by Tong Lam (and images © Tom Lam)
Increasingly, civic leaders from around the world are using designer architecture to brand their cities as sophisticated global business and tourist destinations. China is no exception. The absence of a strong civil society to challenge these intrusive projects—which are often carried out in the name of “urban renewal”—means that in many cases Chinese cities have become a playground or laboratory for foreign architects, who normally would not be allowed to carry out such ambitious projects in their home countries.
In Beijing, the big-ticket buildings that saturate the city’s skyline include the CCTV Headquarters by Rem Koolhaas, the National Stadium by Jacques Herzog and Pierre de Meuron, Terminal Three of Beijing Capital International Airport by Norman Foster, and the National Centre for Performing Arts by Paul Andreu. Completed in 2007, Andreu’s curvy structure is particularly significant because of its proximity to Tiananmen Square, the capital’s symbolic center. While the building is colloquially known as the Giant Egg, some locals have also suggestively referred to it as a big “drop of tears,” which is a not-so-subtle reference to the bloody suppression of the Tiananmen uprising in 1989.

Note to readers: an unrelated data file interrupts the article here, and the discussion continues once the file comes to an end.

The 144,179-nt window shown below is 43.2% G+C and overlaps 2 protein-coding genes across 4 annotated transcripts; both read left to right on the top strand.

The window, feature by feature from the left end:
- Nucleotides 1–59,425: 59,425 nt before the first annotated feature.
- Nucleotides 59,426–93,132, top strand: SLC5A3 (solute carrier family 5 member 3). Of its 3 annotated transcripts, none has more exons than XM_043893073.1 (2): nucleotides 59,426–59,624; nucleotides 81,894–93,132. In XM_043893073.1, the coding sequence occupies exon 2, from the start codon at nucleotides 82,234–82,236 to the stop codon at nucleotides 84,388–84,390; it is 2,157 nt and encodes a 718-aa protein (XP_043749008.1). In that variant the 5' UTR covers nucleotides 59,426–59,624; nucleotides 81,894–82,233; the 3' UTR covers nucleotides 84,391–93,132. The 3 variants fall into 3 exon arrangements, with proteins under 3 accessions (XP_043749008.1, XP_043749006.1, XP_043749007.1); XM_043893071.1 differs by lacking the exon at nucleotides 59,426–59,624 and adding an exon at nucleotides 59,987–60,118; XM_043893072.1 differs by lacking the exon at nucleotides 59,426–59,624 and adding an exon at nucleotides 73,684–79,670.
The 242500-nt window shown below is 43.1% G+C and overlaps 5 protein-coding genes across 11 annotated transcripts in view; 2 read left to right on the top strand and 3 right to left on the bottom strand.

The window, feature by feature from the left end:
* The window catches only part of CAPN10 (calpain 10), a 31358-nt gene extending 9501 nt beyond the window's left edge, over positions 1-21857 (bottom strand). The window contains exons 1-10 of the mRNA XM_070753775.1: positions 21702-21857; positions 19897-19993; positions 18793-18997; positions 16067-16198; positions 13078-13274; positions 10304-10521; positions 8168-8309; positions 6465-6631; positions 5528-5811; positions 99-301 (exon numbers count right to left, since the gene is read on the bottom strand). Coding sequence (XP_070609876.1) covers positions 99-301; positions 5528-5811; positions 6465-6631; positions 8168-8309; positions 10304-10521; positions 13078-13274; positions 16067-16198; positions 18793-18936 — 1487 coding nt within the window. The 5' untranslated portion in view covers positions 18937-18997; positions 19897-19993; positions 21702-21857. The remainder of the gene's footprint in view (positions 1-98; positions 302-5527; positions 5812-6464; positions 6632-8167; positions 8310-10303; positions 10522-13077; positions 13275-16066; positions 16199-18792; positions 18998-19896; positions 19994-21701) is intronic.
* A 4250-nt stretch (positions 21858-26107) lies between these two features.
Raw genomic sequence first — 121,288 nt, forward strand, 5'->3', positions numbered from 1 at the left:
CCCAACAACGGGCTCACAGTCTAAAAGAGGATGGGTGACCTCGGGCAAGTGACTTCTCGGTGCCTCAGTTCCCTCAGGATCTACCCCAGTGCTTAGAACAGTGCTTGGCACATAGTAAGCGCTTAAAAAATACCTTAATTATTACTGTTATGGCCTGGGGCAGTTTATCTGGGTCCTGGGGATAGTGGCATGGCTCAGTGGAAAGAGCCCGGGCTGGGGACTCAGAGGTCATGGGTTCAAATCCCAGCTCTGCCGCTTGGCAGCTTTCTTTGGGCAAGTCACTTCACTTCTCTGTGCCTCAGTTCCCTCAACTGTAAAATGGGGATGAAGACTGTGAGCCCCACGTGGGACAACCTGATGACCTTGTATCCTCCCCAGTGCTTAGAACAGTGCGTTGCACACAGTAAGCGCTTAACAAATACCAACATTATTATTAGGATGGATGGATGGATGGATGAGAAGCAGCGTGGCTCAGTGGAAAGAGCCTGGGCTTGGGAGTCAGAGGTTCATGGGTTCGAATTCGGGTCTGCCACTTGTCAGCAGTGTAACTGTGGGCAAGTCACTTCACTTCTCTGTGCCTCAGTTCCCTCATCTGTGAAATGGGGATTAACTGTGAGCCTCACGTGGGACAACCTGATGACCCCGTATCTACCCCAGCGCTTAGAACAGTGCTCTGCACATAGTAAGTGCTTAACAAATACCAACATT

In any case, China is now the world’s biggest market for architectural services, and it draws established and young architects alike from all over the world. But what remains relatively unknown is that some aspirating young Chinese architects are also starting to make their marks on the global scene. A case in point is the Beijing-based architect Yansong Ma. In 2007, Ma and his MAD Architects won a major international design competition in the Canadian city Mississauga, which is located just outside of Toronto. The objective of the competition was to come up with a landmark residential building that could pack a visual punch and give the generic suburban enclave a new sense of identity. In the initial plan, there was only one tower. However, as a result of the popularity of Ma’s design, the developer decided to turn the project into twin towers, which have since been dubbed by the locals as the “Marilyn Monroe towers.”
Although a world apart, these two landmark structures are not just connected by their shapely contours (generated by computer aided design (CAD) technologies). They are also connected by the global circulation of consumer desire, fashion, cultural spectacle, architectural practice, and capital.
On the Edge: Ten Architects from China, edited by Ian Luna and Thomas Tsang (Rizzoli International, 2006): a critical anthology that examines China’s burgeoning architectural scene through ten emerging architectural and design studios in mainland China, Hong Kong, and Taiwan.
Commodification and Spectacle in Architecture edited by William S. Saunders (University of Minnesota Press, 2005): a collection of critical essays that examines the relationship between contemporary architecture, commodity, and capital accumulation.